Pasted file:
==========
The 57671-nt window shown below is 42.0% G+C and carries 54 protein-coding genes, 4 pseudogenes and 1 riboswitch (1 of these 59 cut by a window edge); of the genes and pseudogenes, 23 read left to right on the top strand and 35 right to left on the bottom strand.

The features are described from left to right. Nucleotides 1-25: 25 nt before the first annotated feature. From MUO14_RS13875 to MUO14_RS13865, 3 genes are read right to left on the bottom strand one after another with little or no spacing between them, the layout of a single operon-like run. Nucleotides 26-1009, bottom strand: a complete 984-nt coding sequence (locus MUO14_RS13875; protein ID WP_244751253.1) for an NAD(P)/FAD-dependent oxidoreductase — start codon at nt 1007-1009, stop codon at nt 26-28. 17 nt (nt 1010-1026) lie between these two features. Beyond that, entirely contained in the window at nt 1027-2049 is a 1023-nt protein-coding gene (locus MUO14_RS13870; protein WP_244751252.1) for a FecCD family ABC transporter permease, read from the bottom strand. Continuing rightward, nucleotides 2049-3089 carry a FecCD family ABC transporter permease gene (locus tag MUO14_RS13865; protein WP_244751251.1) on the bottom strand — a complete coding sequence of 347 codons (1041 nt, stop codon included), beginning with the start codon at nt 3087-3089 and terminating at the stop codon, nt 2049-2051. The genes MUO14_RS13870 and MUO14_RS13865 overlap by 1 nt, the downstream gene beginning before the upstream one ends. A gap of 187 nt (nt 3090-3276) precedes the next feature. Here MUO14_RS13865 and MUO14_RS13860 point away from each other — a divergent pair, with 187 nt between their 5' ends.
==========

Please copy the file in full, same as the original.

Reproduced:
The 57671-nt window shown below is 42.0% G+C and carries 54 protein-coding genes, 4 pseudogenes and 1 riboswitch (1 of these 59 cut by a window edge); of the genes and pseudogenes, 23 read left to right on the top strand and 35 right to left on the bottom strand.

The features are described from left to right. Nucleotides 1-25: 25 nt before the first annotated feature. From MUO14_RS13875 to MUO14_RS13865, 3 genes are read right to left on the bottom strand one after another with little or no spacing between them, the layout of a single operon-like run. Nucleotides 26-1009, bottom strand: a complete 984-nt coding sequence (locus MUO14_RS13875; protein ID WP_244751253.1) for an NAD(P)/FAD-dependent oxidoreductase — start codon at nt 1007-1009, stop codon at nt 26-28. 17 nt (nt 1010-1026) lie between these two features. Beyond that, entirely contained in the window at nt 1027-2049 is a 1023-nt protein-coding gene (locus MUO14_RS13870; protein WP_244751252.1) for a FecCD family ABC transporter permease, read from the bottom strand. Continuing rightward, nucleotides 2049-3089 carry a FecCD family ABC transporter permease gene (locus tag MUO14_RS13865; protein WP_244751251.1) on the bottom strand — a complete coding sequence of 347 codons (1041 nt, stop codon included), beginning with the start codon at nt 3087-3089 and terminating at the stop codon, nt 2049-2051. The genes MUO14_RS13870 and MUO14_RS13865 overlap by 1 nt, the downstream gene beginning before the upstream one ends. A gap of 187 nt (nt 3090-3276) precedes the next feature. Here MUO14_RS13865 and MUO14_RS13860 point away from each other — a divergent pair, with 187 nt between their 5' ends.